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Best of Frank Scoblete
Ferris Bueller's Day Off14 June 2016
So many of my readers have written me letters saying, “Frank, enough with being a conservative, highly intelligent advocate of sound gambling principles and proper casino decorum.” They then add, “Why don’t you go nuts once in a while? Why not let it all hang out? Go ape, Frank, go ape, my man! Your ideas lead to gambling constipation. Barge your way through the casino as if there is no tomorrow. Don’t be a wimp.”
Nuts, hey? Nuts? Let it all hang out? Sure, sure, whatever the heck “it” is, I am now going to let my “it” hang out for all of you to see.
OK, yeah, this column is for those of you who don’t care about sound gambling principles or conservative methods of play or being well mannered. This is for those players who don’t care about losing money and love the idea of “going ape” which is a synonym for going “nuts.” I will give you my all-out going nuts, all hanging “it” out, going ape, non-constipated strategies based on the principle that if you play this way I hope you find a good trash bin in which to live when you are finished.
I am going to go one step further or farther (whichever form of that word is correct) and make you not only hang “it” out but I will give you insights in how to be the biggest PITA in the casino. (PITA stands for pain in the ahhhoooha.)
Go to the bank and take out all the money you have saved over a lifetime of hard, often arduous work. Ignore your family thinking you’re nuts.
This money could be for your retirement, your heart operation, your kids’ college tuitions, or charity to the poor and feeble, which is what you might be when you are done going ape. Make sure you get as many hundred-dollar bills because then you can look as if you are a big shot when you let your “it” hang out all over the place.
Go up to the craps table and throw money on the table just after the shooter throws the dice. Try to hit the dice with your hundred-dollar bill. When you get chips, wait for the shooter to throw the dice again and then throw all your chips in the air over the layout and yell, “Give me the Iron Cross!”
Then run (fast!) to the slot aisles, your favorite place in the casinos.
Even if few people are there go up to someone who is playing a machine and say, “Excuse me, lady, this is my favorite machine. Please go away.”
If the person gives you a weird look or tells you to jump in the lake or go to the hot place, take out a hundred-dollar bill, wave it in her face and say, “I’ll give you a hundred to move your immense derriere out of here on the count of three.”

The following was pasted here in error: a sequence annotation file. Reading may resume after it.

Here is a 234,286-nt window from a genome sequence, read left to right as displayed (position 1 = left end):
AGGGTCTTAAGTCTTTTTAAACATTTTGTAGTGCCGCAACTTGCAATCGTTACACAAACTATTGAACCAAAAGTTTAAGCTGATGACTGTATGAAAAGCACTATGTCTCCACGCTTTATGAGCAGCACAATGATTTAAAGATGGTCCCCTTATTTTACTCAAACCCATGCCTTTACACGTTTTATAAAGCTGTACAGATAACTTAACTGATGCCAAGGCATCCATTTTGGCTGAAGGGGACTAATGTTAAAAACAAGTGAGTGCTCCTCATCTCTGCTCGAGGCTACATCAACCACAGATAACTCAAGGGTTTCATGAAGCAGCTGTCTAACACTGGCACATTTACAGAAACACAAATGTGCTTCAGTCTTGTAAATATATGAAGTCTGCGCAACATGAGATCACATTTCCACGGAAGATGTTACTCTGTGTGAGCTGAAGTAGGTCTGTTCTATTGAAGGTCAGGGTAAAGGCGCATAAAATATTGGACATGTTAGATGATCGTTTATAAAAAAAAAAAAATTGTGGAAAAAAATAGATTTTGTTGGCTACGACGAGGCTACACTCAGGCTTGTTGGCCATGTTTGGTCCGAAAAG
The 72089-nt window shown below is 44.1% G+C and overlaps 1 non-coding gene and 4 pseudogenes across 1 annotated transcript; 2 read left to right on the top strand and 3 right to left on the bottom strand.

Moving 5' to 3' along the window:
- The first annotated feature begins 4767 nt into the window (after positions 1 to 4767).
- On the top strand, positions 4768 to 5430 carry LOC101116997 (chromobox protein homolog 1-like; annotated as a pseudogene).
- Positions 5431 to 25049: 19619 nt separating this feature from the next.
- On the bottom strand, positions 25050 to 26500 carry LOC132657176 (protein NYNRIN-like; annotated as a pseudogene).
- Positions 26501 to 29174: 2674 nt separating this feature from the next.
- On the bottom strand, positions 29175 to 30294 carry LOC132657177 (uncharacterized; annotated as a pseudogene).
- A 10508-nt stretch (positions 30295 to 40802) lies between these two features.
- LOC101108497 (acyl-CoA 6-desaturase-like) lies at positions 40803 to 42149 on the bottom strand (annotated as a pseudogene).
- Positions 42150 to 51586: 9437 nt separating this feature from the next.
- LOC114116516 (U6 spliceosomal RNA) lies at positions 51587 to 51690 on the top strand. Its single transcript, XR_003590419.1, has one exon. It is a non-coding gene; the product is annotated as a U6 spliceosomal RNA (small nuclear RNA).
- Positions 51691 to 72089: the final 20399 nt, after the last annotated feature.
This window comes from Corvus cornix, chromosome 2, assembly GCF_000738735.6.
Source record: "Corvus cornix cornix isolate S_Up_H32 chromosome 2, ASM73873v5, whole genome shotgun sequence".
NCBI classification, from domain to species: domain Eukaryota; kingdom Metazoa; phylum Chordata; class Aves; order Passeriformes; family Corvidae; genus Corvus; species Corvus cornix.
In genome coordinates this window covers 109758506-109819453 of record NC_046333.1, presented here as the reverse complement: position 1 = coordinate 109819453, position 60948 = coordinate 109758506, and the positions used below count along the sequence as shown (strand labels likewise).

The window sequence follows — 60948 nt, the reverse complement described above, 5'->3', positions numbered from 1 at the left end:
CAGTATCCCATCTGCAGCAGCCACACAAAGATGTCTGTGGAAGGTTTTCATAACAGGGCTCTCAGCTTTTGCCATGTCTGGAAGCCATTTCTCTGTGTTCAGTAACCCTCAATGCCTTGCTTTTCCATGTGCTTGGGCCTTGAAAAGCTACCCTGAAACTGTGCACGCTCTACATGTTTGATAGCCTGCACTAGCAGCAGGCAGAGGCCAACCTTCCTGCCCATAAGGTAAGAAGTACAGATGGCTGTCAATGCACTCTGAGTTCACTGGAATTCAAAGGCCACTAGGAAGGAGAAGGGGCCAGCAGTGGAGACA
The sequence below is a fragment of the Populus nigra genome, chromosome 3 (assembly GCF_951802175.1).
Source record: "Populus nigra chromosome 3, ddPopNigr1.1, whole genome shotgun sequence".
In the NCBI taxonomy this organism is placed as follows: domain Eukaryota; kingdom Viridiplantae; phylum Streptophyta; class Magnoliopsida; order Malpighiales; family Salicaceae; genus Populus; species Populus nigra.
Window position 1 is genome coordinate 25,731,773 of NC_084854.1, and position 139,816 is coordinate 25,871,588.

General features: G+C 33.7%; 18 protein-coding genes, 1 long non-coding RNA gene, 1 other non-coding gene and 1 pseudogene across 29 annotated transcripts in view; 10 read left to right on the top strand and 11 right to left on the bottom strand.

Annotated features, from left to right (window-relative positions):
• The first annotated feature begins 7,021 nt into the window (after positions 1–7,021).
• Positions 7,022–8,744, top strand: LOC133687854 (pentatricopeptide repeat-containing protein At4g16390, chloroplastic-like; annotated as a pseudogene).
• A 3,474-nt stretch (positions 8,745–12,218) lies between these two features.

If the person moves, sit down and then say to her, “I’ll pay you after I win the Megabucks.”
If she brings her husband, the towering, steroidal professional wrestler, over to beat you to a pulp, give her two hundred dollars and wave them off dismissively. Life is sacred after all; your life especially.
Now put money into the machine. No wait. Don’t play yet. Go to several machines, as many machines as you can play at one time before you think you can’t run fast enough to press the spin/play button on all of them before some idiot comes over and tries to horn in on your action. Once you have your money in multiple machines, now run and hit spin/play on all of them.
Keep doing this until you only have $100 left of all the money you have saved in your life.
Sadly, it is possible that luck favored you and you hit for a fortune. As a “let it all hang out” PITA player, you don’t want to go home a winner. In that case, take the money and divide it among all the players in the casino by throwing it up in the air when you see little crowds of them standing near each other. “Here’s for you, chap, even though you look as if you are a loser and your wife too.” You will gain many a thank you and some people might even call over the waitress to give you a drink. Be sure you make them pay the tip.
Now, you must go to a host and demand that he give you the biggest suite in the hotel because – after all – you lost every penny you ever earned. If he says no tell him you want to speak to his supervisor. If the supervisor says no, keep going up the ladder until you speak to the owner of the hotel or the CEO of the company. Oh, and you also want butler service in your suite; don’t forget that.
There, is that nuts enough? Is “it” all hanging out now? Are the apes swinging through the trees? Did you enjoy being a PITA?
Next column, I promise I will return to sanity.
Dinner at Eight
Sometime in the mid-1990s my wife the Beautiful AP and I were in the Golden Nugget in downtown Las Vegas. We were walking from the buffet, full and satisfied after a delicious breakfast, when a somewhat wild-eyed, somewhat disheveled woman stopped us.
“What’s today’s date?” she asked.